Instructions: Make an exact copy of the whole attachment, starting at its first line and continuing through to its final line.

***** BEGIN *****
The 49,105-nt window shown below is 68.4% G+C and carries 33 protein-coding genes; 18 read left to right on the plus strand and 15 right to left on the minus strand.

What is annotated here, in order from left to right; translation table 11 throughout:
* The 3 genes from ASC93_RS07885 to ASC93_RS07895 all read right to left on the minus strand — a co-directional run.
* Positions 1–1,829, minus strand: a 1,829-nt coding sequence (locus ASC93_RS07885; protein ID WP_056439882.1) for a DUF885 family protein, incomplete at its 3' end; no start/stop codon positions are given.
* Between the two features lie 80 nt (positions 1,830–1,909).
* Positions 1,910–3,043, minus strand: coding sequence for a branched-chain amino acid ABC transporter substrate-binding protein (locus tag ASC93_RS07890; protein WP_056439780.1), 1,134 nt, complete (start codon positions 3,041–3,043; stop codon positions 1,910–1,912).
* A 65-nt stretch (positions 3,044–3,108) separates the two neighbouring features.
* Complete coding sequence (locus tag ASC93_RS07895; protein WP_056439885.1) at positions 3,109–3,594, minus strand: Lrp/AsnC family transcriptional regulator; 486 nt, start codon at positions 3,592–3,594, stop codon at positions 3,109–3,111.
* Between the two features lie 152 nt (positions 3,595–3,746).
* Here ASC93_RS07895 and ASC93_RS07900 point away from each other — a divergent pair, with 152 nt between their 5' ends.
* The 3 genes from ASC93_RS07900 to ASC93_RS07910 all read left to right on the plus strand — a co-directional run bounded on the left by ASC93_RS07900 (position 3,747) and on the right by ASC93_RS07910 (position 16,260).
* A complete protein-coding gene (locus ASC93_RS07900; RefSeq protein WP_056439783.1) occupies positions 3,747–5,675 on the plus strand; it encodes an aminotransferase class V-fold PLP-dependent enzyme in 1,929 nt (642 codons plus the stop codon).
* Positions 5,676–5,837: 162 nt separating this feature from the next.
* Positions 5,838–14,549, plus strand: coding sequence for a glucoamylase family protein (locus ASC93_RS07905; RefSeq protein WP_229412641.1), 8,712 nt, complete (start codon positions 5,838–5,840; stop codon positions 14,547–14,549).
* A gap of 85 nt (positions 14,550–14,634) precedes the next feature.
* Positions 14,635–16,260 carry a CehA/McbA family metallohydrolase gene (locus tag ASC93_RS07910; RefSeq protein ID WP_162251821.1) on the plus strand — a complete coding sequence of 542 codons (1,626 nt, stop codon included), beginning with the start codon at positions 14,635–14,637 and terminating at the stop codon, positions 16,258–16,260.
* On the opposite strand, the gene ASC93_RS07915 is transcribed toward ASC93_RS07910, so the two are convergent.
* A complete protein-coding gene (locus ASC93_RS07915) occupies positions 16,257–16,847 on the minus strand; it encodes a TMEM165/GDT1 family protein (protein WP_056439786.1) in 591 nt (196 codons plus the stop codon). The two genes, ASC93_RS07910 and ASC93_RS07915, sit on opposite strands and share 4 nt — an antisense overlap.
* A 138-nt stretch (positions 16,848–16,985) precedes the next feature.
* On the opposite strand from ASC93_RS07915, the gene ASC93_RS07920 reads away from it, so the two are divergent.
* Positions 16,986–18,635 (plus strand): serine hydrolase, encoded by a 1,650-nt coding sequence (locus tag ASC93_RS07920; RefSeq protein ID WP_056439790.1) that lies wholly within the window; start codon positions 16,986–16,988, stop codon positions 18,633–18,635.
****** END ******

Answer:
The 49,105-nt window shown below is 68.4% G+C and carries 33 protein-coding genes; 18 read left to right on the plus strand and 15 right to left on the minus strand.

What is annotated here, in order from left to right; translation table 11 throughout:
* The 3 genes from ASC93_RS07885 to ASC93_RS07895 all read right to left on the minus strand — a co-directional run.
* Positions 1–1,829, minus strand: a 1,829-nt coding sequence (locus ASC93_RS07885; protein ID WP_056439882.1) for a DUF885 family protein, incomplete at its 3' end; no start/stop codon positions are given.
* Between the two features lie 80 nt (positions 1,830–1,909).
* Positions 1,910–3,043, minus strand: coding sequence for a branched-chain amino acid ABC transporter substrate-binding protein (locus tag ASC93_RS07890; protein WP_056439780.1), 1,134 nt, complete (start codon positions 3,041–3,043; stop codon positions 1,910–1,912).
* A 65-nt stretch (positions 3,044–3,108) separates the two neighbouring features.
* Complete coding sequence (locus tag ASC93_RS07895; protein WP_056439885.1) at positions 3,109–3,594, minus strand: Lrp/AsnC family transcriptional regulator; 486 nt, start codon at positions 3,592–3,594, stop codon at positions 3,109–3,111.
* Between the two features lie 152 nt (positions 3,595–3,746).
* Here ASC93_RS07895 and ASC93_RS07900 point away from each other — a divergent pair, with 152 nt between their 5' ends.
* The 3 genes from ASC93_RS07900 to ASC93_RS07910 all read left to right on the plus strand — a co-directional run bounded on the left by ASC93_RS07900 (position 3,747) and on the right by ASC93_RS07910 (position 16,260).
* A complete protein-coding gene (locus ASC93_RS07900; RefSeq protein WP_056439783.1) occupies positions 3,747–5,675 on the plus strand; it encodes an aminotransferase class V-fold PLP-dependent enzyme in 1,929 nt (642 codons plus the stop codon).
* Positions 5,676–5,837: 162 nt separating this feature from the next.
* Positions 5,838–14,549, plus strand: coding sequence for a glucoamylase family protein (locus ASC93_RS07905; RefSeq protein WP_229412641.1), 8,712 nt, complete (start codon positions 5,838–5,840; stop codon positions 14,547–14,549).
* A gap of 85 nt (positions 14,550–14,634) precedes the next feature.
* Positions 14,635–16,260 carry a CehA/McbA family metallohydrolase gene (locus tag ASC93_RS07910; RefSeq protein ID WP_162251821.1) on the plus strand — a complete coding sequence of 542 codons (1,626 nt, stop codon included), beginning with the start codon at positions 14,635–14,637 and terminating at the stop codon, positions 16,258–16,260.
* On the opposite strand, the gene ASC93_RS07915 is transcribed toward ASC93_RS07910, so the two are convergent.
* A complete protein-coding gene (locus ASC93_RS07915) occupies positions 16,257–16,847 on the minus strand; it encodes a TMEM165/GDT1 family protein (protein WP_056439786.1) in 591 nt (196 codons plus the stop codon). The two genes, ASC93_RS07910 and ASC93_RS07915, sit on opposite strands and share 4 nt — an antisense overlap.
* A 138-nt stretch (positions 16,848–16,985) precedes the next feature.
* On the opposite strand from ASC93_RS07915, the gene ASC93_RS07920 reads away from it, so the two are divergent.
* Positions 16,986–18,635 (plus strand): serine hydrolase, encoded by a 1,650-nt coding sequence (locus tag ASC93_RS07920; RefSeq protein ID WP_056439790.1) that lies wholly within the window; start codon positions 16,986–16,988, stop codon positions 18,633–18,635.